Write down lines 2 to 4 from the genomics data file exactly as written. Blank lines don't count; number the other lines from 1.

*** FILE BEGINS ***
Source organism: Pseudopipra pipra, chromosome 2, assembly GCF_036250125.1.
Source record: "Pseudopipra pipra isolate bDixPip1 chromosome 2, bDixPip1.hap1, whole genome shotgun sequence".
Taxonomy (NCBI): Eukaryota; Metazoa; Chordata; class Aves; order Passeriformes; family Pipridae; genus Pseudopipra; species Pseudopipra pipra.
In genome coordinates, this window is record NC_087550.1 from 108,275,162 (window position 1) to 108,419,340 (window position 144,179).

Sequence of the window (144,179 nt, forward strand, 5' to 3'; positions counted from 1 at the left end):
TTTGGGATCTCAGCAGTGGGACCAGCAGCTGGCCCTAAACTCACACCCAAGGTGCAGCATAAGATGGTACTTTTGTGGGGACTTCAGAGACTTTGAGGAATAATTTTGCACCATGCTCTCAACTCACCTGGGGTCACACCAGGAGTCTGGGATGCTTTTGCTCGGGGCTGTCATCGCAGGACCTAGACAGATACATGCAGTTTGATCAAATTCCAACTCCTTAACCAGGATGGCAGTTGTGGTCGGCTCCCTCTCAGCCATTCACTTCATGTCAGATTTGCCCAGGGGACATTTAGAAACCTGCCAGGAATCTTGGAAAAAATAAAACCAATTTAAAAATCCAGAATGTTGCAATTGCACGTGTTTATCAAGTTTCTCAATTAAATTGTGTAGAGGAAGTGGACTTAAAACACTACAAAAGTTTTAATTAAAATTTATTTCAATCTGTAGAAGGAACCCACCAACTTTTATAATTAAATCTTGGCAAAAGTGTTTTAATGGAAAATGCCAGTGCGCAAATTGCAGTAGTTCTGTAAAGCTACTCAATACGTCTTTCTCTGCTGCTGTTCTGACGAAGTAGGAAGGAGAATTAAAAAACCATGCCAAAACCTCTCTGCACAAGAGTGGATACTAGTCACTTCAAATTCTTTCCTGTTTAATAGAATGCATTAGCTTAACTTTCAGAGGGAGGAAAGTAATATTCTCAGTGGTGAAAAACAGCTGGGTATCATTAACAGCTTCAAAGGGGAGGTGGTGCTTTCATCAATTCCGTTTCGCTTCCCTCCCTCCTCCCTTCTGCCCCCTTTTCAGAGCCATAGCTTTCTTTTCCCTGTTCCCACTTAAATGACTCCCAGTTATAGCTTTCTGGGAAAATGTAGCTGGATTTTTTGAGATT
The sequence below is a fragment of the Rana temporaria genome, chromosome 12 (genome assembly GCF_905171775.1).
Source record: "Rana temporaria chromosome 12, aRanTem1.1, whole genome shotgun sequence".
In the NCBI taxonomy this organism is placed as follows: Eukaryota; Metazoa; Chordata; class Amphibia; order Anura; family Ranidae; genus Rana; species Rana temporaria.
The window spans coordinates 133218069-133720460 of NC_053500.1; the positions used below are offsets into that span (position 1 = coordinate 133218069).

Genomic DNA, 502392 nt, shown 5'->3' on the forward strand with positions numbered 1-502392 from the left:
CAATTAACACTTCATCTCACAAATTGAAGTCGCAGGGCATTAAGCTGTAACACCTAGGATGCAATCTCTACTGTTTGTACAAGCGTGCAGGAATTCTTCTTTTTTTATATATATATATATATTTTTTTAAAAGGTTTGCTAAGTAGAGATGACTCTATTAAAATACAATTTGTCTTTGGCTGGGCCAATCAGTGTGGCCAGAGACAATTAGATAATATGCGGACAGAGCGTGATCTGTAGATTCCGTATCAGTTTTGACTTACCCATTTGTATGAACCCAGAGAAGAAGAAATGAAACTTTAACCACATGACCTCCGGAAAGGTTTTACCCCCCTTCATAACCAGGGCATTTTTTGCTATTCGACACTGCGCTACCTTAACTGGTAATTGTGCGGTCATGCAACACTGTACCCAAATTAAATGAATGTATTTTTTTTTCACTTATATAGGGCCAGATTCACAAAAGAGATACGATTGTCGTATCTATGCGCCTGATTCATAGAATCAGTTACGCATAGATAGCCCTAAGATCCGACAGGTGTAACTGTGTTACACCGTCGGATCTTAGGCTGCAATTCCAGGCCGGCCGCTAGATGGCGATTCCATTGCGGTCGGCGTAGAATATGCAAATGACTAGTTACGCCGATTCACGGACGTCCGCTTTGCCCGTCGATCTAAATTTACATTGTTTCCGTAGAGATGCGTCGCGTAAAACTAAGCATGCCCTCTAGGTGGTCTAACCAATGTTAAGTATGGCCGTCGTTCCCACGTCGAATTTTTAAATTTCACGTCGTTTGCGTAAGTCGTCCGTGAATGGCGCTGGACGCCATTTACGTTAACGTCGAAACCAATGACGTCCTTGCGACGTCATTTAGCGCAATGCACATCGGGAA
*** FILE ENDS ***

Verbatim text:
Source record: "Pseudopipra pipra isolate bDixPip1 chromosome 2, bDixPip1.hap1, whole genome shotgun sequence".
Taxonomy (NCBI): Eukaryota; Metazoa; Chordata; class Aves; order Passeriformes; family Pipridae; genus Pseudopipra; species Pseudopipra pipra.
In genome coordinates, this window is record NC_087550.1 from 108,275,162 (window position 1) to 108,419,340 (window position 144,179).